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Aromatic Cedar is that Eastern Red Cedar? My experience with Eastern Red Cedar is that it is extremely resistant to rot, smells nice, but is full of knots and quite soft and brittle. I have never used epoxy with Red Cedar but I think of Red Cedar as being an oily wood so I would be cautious about using it with epoxy. I expect you are aware that many people do not  recommend using epoxy to bond white oak. Some people claim good results with proper preparation usually course sanding and solvent washing. Somewhere I read (probably a West System article) that G-Flex does a superior job of bonding to White Oak. I used G-Flex and White Oak on my tiller and so far it has held together.

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Great to see you posting. I hope to be able to start mine soon. just waiting on B&B to get my kit cut.


Poplar is readily available here and is light, easy to work, looks good, clear of knots, cheap, glues well, and plenty strong for what we do. Only problem is that ya gotta buy rough cut and plane it yourself. Does the other Don have a planer? I have a Dewalt 12 inch and would be glad to help you.

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I knew that someone would call me on the inclusion of cedar on my list of hardwoods.  I do know better.  And thanks for the cautionary notes on gluing to white oak.  I'll keep that in mind.  I'm not concerned about a little extra weight, since this is my "old man's boat".


Mattp, I like the lines, versatility, and simplicity of the BRS boats. 


Lennie, I do have a scheduled completion date-- the first of Septnever.  LOL  And have you seen the website www.animatedknots.com/indexboating ?  It's a great site.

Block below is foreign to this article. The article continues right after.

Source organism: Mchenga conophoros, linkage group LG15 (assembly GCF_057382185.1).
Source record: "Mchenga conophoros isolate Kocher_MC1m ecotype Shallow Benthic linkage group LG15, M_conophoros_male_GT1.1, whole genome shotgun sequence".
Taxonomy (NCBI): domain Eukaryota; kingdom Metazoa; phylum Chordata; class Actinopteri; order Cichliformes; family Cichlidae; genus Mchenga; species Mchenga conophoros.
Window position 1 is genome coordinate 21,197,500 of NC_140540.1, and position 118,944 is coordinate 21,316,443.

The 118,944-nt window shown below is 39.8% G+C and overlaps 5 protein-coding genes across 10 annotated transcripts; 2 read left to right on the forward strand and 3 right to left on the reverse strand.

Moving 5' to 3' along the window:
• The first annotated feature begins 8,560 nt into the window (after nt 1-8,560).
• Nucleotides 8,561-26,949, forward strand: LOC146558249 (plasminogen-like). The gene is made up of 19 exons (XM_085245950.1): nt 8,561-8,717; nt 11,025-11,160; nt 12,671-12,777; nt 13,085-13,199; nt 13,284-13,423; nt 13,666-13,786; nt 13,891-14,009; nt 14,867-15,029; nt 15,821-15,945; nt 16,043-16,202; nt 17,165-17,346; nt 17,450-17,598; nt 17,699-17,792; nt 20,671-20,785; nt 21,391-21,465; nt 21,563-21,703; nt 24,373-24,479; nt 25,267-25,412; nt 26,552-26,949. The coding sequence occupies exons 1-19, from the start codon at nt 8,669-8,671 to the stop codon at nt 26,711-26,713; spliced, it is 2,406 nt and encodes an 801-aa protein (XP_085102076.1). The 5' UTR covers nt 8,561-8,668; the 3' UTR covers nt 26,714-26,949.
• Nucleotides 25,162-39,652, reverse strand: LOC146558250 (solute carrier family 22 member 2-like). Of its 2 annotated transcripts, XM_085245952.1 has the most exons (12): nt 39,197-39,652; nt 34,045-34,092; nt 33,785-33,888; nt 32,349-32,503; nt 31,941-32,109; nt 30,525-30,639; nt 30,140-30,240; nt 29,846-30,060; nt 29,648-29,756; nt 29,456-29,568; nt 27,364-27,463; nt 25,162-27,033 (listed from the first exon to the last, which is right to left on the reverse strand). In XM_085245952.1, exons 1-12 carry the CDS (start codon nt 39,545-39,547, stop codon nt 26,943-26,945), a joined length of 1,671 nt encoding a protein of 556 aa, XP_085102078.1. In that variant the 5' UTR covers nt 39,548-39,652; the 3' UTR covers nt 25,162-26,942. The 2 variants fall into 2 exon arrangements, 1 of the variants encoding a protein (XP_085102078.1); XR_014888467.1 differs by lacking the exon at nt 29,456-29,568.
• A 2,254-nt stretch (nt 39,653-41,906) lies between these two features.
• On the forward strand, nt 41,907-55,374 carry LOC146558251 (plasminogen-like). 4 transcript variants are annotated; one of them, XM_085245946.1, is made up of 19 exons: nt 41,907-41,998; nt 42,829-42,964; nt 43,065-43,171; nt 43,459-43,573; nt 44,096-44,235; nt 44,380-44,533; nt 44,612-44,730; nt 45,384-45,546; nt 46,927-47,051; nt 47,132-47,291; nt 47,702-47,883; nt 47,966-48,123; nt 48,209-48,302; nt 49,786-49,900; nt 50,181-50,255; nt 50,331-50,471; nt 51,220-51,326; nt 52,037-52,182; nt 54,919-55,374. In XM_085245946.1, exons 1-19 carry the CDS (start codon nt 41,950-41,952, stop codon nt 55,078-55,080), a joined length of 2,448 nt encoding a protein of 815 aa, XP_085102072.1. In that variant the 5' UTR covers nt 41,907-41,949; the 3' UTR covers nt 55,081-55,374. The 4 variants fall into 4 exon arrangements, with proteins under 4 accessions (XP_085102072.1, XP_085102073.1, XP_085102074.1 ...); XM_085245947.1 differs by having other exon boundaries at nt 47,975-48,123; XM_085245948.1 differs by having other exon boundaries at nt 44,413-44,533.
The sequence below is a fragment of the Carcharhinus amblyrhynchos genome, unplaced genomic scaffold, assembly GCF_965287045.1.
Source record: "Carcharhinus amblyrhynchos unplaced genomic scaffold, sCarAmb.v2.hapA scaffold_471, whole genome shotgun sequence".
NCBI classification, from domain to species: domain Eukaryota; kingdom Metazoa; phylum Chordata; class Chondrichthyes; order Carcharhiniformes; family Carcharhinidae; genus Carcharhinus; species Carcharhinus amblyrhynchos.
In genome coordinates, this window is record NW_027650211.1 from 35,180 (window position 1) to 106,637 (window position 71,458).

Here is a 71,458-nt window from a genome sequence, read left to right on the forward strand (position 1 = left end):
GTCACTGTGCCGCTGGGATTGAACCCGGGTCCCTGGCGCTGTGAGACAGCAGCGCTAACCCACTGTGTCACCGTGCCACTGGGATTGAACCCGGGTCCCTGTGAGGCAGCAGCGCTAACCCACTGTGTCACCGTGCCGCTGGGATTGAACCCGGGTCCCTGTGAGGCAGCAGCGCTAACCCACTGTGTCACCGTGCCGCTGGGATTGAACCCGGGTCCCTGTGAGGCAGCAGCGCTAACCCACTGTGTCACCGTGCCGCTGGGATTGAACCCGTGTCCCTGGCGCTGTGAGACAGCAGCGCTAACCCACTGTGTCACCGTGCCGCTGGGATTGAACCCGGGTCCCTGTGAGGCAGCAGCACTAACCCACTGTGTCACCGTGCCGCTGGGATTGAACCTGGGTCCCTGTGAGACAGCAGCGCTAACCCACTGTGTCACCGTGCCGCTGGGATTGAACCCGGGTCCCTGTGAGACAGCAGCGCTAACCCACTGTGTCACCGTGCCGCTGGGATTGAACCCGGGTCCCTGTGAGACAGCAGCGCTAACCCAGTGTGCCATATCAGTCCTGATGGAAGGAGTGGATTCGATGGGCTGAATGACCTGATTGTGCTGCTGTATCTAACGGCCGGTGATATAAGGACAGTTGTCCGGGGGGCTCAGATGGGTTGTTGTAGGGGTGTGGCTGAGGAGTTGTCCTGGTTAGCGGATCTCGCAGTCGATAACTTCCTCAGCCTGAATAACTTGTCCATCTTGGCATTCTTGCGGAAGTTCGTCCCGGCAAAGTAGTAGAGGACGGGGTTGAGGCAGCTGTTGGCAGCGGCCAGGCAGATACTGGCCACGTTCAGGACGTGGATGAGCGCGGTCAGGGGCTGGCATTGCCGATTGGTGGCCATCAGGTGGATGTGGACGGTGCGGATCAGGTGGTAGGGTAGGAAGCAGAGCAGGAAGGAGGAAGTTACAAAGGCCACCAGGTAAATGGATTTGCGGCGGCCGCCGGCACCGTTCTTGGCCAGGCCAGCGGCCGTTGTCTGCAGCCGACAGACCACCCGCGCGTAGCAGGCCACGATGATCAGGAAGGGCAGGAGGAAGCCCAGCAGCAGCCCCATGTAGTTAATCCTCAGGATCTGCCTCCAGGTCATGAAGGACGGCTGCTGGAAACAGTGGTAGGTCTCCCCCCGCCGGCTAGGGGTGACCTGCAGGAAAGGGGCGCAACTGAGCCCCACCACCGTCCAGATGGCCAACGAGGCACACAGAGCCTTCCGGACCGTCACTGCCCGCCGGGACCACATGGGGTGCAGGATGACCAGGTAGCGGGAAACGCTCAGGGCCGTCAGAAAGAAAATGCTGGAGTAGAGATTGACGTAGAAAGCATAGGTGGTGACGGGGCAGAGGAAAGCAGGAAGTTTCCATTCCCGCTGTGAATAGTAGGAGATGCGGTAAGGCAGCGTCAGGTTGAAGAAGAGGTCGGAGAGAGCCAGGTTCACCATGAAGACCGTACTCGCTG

Chick, Genette Lumber in West Asheville has rough sawn poplar for cheap, PLUS they will plane it to your specification for $5 (for your entire order).  But I always thought that poplar was at the bottom of the food chain as regards to rot resistance.  That said, I am planning to make a strip boat out of poplar, unless my forum bretheren can persuade me otherwise.  Now, I've gotta get off this computer, and get down in my workshop.  The scarfs have been glued up this morning-- yee-hah!

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Don, since we're epoxy encapsulating our boats, rot will not be a problem. I've used it quite a bit over the years. Until i moved up here to the mountains, I bought boards from Lowe's. Now I get it from Clear Creek Wood Products  in Hendersonville, or Sunrise Sawmill near Asheville. I like to use red oak for a contrasting color.Clear Creek has that, too. Both woods are available in 16 ft. lengths.

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I've been out of commission for the past few days, as I blew out my back on Saturday. Finally today, with careful moves, I've accomplished what I set out to do last Saturday. I now also understand the purpose of those temporary battens running along the sides.